“Harm reduction” is an essential part of fully understanding and keeping yourself informed about cannabis use. Simply put, it’s the idea of realizing the potential negative health, social and legal impacts associated with consuming cannabis and actively taking steps to reduce them. We’ve rounded up some of the actions you can take to minimize your risk — and, ultimately, have a positive experience.
10 Harm Reduction Tips
If you choose to consume cannabis, applying some or all of these tips can help keep you safe and lower your risk of experiencing potential negative effects on your health and well-being. These suggestions are based on Canada’s Lower-Risk Cannabis Use Guidelines, which provide an evidence-based resource on cannabis harm reduction.
1. Start low, go slow.
This is your mantra to help you prevent overconsumption. Start with the smallest amount possible — especially if you are new to cannabis or trying a product for the first time — and wait until you feel any effects before deciding to consume more. If you’re smoking cannabis, for example, begin with one inhalation and wait 10 to 15 minutes to see how you feel before taking another. On the other hand, edibles can take hours to take full effect. Always read the label closely for terms like “quick onset” or “fast-acting”: Some edibles are designed for faster onset of effects.
2. Consider the time and place.
Choosing the best time and place to consume cannabis — for example, when and where you may be free from having to make important decisions or care for others — will set you up for a more positive experience.
3. Find the right product for you.
If you’re a new consumer or trying a type of cannabis product for the first time, choose one with lower THC potency or with equal or higher amounts of CBD. The OCS Beginners’ Guide can help you find lower-potency products.
4. Choose safer consumption methods.
Rather than smoking cannabis, opt for consumption methods with fewer risks, like ingesting edibles or inhaling cannabis using a dry herb vaporizer, which delivers THC in vapour rather than smoke. Learn about the different methods of consuming cannabis.
5. Use safer smoking methods.
If you do prefer to smoke cannabis, there are ways to reduce the risks. It’s a myth that inhaling deeply or holding the smoke in your lungs increases the effects of cannabis: About 95% of the THC is absorbed in the first few seconds, so you can take shallow puffs, which should decrease the amount of toxins your lungs take in.
6. Reduce how much and how often you consume.
Consider reducing the amount you consume or taking a tolerance break, also called a T-break: Your body can develop a tolerance to THC, so you need more to produce the same effects (or, put another way, the same amount of product has less of an effect). Stopping cannabis use for a while — 21 days is often recommended, as it’s how long THC is thought to be stored in your body fat — lets your body reset its tolerance.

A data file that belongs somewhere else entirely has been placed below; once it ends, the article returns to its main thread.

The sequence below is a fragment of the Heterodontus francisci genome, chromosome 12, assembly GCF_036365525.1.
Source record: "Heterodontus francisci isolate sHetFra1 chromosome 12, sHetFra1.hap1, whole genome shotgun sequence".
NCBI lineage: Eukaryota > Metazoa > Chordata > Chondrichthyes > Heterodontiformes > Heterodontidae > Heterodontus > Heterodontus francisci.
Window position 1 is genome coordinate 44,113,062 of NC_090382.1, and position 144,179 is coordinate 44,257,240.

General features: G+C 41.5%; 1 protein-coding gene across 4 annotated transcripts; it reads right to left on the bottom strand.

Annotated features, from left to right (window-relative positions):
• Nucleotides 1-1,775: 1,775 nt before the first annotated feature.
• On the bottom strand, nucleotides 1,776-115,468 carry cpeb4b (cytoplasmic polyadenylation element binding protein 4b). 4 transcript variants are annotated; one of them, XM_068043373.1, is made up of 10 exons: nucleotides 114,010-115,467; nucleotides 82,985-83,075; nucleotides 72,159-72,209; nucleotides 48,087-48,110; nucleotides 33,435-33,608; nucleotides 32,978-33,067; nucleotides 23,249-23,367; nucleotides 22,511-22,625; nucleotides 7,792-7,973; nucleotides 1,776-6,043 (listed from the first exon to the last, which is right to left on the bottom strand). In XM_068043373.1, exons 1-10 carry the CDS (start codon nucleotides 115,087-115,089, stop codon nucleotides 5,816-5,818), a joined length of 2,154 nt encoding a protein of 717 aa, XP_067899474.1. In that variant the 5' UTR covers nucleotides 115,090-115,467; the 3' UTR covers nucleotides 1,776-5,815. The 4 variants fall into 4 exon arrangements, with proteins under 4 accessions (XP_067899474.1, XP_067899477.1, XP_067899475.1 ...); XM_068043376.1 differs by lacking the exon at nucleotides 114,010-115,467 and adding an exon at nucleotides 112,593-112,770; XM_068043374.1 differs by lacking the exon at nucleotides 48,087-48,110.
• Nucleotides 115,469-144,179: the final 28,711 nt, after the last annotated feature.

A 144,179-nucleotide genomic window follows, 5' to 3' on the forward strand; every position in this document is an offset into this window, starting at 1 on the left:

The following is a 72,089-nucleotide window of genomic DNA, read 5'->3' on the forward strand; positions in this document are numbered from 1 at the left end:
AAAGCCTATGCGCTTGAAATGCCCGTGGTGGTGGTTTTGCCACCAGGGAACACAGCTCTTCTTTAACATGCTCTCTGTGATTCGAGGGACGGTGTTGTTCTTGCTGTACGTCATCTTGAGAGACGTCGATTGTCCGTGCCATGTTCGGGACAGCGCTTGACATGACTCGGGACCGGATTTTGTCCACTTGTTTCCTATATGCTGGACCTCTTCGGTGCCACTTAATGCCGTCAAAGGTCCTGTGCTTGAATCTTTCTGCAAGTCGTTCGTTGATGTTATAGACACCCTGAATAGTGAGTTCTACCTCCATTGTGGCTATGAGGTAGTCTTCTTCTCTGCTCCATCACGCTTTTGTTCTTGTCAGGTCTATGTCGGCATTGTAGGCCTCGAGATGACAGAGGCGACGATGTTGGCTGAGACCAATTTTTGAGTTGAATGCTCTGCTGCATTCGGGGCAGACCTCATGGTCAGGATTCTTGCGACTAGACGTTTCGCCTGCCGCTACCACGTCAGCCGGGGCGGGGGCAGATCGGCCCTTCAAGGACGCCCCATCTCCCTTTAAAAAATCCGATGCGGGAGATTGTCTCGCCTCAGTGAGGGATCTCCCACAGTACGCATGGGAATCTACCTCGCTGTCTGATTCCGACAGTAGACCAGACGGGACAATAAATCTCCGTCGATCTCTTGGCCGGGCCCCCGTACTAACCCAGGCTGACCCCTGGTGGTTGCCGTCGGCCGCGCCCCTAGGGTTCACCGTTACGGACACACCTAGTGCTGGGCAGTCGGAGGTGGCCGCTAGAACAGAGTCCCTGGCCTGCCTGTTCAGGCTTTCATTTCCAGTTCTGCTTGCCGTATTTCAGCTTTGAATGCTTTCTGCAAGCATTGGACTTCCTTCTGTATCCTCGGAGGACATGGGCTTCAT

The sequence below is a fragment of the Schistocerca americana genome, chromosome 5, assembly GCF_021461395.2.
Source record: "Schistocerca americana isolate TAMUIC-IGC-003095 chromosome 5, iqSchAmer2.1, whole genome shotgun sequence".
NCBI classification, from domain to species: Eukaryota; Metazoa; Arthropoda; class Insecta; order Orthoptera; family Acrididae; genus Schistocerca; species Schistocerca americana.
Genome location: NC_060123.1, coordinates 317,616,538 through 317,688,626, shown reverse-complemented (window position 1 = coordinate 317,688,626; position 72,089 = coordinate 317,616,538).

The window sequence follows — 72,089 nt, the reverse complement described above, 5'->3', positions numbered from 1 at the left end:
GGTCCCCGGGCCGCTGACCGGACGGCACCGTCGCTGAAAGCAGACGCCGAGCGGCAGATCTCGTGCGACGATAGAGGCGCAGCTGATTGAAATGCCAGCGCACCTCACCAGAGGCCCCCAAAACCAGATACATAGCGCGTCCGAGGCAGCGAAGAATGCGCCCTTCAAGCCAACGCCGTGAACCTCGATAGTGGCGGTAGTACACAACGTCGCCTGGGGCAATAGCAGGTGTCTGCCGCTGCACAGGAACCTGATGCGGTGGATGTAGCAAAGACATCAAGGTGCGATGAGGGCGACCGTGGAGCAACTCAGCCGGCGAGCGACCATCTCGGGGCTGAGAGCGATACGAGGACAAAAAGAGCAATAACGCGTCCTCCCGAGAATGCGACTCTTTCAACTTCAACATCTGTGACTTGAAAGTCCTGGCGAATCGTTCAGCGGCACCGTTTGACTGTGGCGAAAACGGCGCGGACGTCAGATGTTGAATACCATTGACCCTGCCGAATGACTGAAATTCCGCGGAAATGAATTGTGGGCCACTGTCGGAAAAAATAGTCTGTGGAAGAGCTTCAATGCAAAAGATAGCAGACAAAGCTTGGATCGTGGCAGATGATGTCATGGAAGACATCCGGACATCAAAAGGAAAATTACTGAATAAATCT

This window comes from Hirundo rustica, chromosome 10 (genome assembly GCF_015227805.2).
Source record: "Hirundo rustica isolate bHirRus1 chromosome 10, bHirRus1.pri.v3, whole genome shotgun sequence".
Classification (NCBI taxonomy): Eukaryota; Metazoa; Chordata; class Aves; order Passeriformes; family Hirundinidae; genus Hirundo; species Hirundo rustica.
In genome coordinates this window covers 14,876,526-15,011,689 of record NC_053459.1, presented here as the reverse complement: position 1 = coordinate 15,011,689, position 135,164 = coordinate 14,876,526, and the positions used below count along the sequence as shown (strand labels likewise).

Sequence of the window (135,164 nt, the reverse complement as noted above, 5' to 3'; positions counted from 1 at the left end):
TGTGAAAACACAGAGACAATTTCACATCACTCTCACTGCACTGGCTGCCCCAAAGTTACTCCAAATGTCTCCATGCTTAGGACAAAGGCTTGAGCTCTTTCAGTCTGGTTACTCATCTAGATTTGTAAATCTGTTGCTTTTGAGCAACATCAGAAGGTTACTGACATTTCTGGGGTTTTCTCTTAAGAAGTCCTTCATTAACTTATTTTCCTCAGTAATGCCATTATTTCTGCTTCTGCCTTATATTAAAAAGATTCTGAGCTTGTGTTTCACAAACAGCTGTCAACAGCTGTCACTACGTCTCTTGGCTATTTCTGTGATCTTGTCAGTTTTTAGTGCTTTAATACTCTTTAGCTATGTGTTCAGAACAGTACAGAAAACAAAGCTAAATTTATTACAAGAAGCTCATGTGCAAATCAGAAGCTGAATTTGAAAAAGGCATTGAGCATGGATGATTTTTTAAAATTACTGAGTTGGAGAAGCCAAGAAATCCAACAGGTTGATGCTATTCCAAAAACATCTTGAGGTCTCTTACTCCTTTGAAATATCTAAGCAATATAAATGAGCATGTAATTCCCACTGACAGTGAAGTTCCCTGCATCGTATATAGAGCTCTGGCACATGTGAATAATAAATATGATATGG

7. Choose plant products over synthetic cannabis.
Unregulated synthetic cannabis products, such as “spice” or “K2,” are lab-made to mimic the effects of THC and can be associated with severe health problems. There is little research on the safety and efficacy of synthetic cannabis products, so opt for legal cannabis products that have been tested for harmful substances. Find out how to know if you’re purchasing from a legal source.
8. Stick to one substance.
Combining cannabis with alcohol or tobacco can intensify your high or alter it unpredictably, or increase the potential health harms associated with use, increasing the likelihood that you’ll have a negative experience. Likewise for prescription or over-the-counter medications — ask your doctor or pharmacist about possible interactions and adverse effects.
9. Plan to get a ride.
Unlike with alcohol, there’s no scientific evidence to support a consumption limit that’s safe for driving or how long you should wait to drive. Always have a plan to get home safely, whether that’s calling a friend or family member, using a rideshare service or public transit, or staying the night. Learn more about cannabis and driving.
10. Consider other risk factors, including your health history.
Whether you experience harmful or uncomfortable health effects from consuming cannabis can be influenced by your own personal circumstances, such as having a personal or family history of mental health conditions (such as psychosis) or substance misuse, or starting frequent consumption at a young age (even before age 25, around the time your brain stops developing). Different products also affect everyone differently, based on factors like overall health, metabolism, sex, personality and mood.
Taking a harm reduction approach by making informed choices can reduce your risk of having a negative experience, as well as mitigate any health, social and legal impacts. Learn more about responsible use.